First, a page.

Overall, interior design trends didn’t evolve much between 2020, 2021 and 2022. But 2023 is set to be a new era in interior design. Supply chains are finally starting to open up and retailers both mass market and trade are finally able to offer something fresh. Here are six interior design trends going away in 2023, according to interior designers and experts.
All White and Neutral Everything
From kitchens to bathrooms and living rooms, all-white everything has been one of the most popular looks in recent years. While it seems as if every newly built or designed home for sale or rent has at least one room that checked this trend off the list, this look will finally become passé in 2023.
“The all-white color palette is not in style the way that it was the last few years. Scandinavian and Japanese elements of design or ‘Japandi,’ which combines the two, have stood the test of time,” says agent Fouad Talout of IS Luxury Real Estate in Las Vegas, Nevada. “The neutral tones and clean lines that these aesthetic pushes do not mean all whites. Gray, brown and black accents are essential in every space and green tones can add nature and warmth. I’ve seen a lot of all-white kitchens, for instance, which while safe and balanced, is no longer trending.”
John Romfo, Marketing Director for IS Luxury, shares a similar sentiment. “General design trends are moving away from the cooler white and gray tones that make spaces feel more voluminous but less intimate and comfortable. Quality over quantity and general warmth will be the trends moving forward.”
The Color Gray
Followed by the all-white interior, all-gray or heavily gray accented interiors have been ubiquitous. But according to Morgan Bratcher, Lead Designer at Design West, gray will finally start to fall out of favor in 2023. “While gray can be a versatile color, we’re noticing the shift away from cooler tones laden with blue and purple in favor of warmer neutrals in the greige and taupe families.”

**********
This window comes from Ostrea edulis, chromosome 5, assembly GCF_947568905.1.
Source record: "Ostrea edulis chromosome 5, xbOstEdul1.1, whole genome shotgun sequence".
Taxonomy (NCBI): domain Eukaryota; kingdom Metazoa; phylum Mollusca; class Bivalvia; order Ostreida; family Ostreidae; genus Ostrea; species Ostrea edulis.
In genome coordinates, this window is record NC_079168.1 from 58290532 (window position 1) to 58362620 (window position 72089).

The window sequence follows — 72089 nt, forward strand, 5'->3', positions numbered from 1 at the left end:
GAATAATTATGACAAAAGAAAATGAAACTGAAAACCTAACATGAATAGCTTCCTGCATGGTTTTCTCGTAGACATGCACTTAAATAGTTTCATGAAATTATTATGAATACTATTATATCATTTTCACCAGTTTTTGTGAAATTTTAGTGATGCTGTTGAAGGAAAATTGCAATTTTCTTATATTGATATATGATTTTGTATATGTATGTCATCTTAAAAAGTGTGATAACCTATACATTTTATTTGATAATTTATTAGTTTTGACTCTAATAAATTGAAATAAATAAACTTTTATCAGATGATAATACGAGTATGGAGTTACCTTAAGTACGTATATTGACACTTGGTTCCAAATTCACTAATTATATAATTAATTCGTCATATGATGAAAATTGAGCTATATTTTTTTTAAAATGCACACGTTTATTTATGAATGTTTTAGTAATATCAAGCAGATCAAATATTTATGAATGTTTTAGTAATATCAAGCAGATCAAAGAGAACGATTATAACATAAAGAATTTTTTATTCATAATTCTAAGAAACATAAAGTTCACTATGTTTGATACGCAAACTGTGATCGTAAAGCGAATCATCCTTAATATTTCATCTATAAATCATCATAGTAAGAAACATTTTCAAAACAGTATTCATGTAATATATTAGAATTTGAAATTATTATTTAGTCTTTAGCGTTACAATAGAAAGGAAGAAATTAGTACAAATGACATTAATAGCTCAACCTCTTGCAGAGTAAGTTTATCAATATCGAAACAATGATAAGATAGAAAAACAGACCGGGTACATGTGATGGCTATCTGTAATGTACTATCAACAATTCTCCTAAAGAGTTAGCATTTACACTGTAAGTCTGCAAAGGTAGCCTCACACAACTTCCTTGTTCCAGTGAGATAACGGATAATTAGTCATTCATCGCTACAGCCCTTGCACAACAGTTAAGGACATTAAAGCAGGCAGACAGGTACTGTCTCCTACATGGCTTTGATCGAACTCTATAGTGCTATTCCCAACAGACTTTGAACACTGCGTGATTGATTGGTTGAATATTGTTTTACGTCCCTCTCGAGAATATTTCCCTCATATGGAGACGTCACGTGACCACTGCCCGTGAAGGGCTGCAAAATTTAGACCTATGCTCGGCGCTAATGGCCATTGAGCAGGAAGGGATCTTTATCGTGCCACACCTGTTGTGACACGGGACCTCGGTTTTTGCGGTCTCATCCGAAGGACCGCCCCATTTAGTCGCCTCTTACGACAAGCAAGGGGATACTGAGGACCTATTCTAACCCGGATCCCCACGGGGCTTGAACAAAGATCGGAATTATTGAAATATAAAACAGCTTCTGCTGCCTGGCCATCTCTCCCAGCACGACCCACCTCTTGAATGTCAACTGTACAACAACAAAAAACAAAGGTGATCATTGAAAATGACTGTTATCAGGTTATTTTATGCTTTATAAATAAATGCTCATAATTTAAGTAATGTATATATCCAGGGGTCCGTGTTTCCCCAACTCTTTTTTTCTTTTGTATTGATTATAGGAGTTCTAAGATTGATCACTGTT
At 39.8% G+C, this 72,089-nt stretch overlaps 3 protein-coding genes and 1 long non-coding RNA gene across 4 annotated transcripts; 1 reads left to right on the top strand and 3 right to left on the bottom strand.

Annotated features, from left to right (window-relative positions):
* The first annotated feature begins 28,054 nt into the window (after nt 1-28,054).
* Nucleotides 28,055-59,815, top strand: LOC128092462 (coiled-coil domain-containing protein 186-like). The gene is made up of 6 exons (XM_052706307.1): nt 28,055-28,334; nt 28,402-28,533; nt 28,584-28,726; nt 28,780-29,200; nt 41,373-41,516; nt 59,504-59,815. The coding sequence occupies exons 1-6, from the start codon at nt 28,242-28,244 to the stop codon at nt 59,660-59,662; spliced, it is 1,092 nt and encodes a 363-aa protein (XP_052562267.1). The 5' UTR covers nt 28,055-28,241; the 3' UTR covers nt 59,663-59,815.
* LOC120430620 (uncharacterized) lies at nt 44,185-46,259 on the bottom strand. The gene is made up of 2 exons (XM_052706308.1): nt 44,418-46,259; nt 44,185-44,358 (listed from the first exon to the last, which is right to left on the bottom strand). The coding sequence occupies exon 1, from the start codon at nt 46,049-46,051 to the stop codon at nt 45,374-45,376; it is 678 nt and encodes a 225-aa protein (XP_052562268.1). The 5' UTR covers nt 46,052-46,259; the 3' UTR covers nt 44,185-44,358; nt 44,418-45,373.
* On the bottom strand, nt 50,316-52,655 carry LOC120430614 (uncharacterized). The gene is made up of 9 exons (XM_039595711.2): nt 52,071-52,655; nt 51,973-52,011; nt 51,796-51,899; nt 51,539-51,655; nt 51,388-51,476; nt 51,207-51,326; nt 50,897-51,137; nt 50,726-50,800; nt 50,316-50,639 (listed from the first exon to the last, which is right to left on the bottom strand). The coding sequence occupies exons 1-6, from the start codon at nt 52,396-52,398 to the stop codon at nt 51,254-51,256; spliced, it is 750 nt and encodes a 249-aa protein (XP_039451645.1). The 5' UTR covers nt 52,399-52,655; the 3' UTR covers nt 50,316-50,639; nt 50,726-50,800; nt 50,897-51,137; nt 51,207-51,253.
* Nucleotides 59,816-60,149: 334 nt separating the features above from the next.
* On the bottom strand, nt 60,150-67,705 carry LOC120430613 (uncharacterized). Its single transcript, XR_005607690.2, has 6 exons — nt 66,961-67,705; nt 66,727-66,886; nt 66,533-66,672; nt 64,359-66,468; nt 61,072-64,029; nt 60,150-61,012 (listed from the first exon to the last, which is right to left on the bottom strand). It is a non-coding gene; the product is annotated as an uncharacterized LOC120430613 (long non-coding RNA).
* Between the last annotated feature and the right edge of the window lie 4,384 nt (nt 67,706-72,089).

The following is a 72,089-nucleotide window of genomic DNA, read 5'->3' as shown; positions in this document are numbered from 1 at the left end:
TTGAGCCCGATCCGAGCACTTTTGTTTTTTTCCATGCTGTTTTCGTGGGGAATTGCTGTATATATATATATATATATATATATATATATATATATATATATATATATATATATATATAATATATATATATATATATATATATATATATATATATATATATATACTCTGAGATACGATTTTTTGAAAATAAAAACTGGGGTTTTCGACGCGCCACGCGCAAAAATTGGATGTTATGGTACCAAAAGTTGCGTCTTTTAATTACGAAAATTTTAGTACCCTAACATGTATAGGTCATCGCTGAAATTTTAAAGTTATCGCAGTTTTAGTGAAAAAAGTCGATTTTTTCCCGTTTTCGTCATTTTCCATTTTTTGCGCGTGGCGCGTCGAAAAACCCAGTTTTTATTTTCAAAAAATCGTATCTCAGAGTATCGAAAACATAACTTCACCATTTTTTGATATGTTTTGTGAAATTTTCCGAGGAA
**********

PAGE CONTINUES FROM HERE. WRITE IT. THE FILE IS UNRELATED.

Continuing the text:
The modern farmhouse aesthetic and all of its kitsch, will finally drop off in 2023, explains Bratcher. “With the new year incoming, we’re looking for simplicity and a focus on thoughtful accessories and minimal furnishings to achieve a more modern and high-end look. That being said, the farmhouse trend, as well as all of the overdone adornments and design platitudes, such as cliche text art, that have found their way into home design, can finally be put to rest.”
Minimalism, whether it’s related to color or lack of furniture and accessories, started to decline in 2022, but it will be truly going away in 2023. “The overly basic, barely furnished, colorless space is a 2022 trend I’m relieved to leave behind. Adopting a more vibrant and layered look is something we can hardly wait to embrace in the new year. This way we can provide our customers with a more customized and distinctive design that reflects their unique personality. So, let’s bring on the patterns and colors,” says Amy Forshew of Proximity Interiors.
Boxy Furniture and Seating
In 2021, we started to see designers create beautiful rooms with curved sofas and settees upholstered in cozy yet chic fabrics, such as bouclé. By 2022, consumers and the mass market became more interested in this look. In 2023, we will see more of these curved shapes and less boxy pieces, according to interior designer Noelle Isbell of Noelle Interiors.
“For the new year, I’m saying goodbye to boxy furniture and seating. The curved sectional, swivel lounge chair and rounded edge accent table are all the rage this coming year,” she says. “While furniture with more hard edges may fit against a wall, they give a room that restrictive sense of space when it should feel organic and dynamic. Any room gains an unexpected dimension by layering in curved pieces with retro influences and combining them with modern textures and fabrics.”
Wood Tile Flooring
Wood tile flooring is the linoleum of the 2020s. This type of ceramic tile, which features a faux-wood finish, started to become popular around 2018. While it appeared to be a smart and eco-friendly alternative to wood and laminate flooring, more often than not, it’s poorly installed with thick grout lines that don’t match the color of the wood. As a result, wood tile devolved from sleek to sloppy. Designers and homeowners have become incredibly sick of this look and, in 2023, it will finally be considered dated.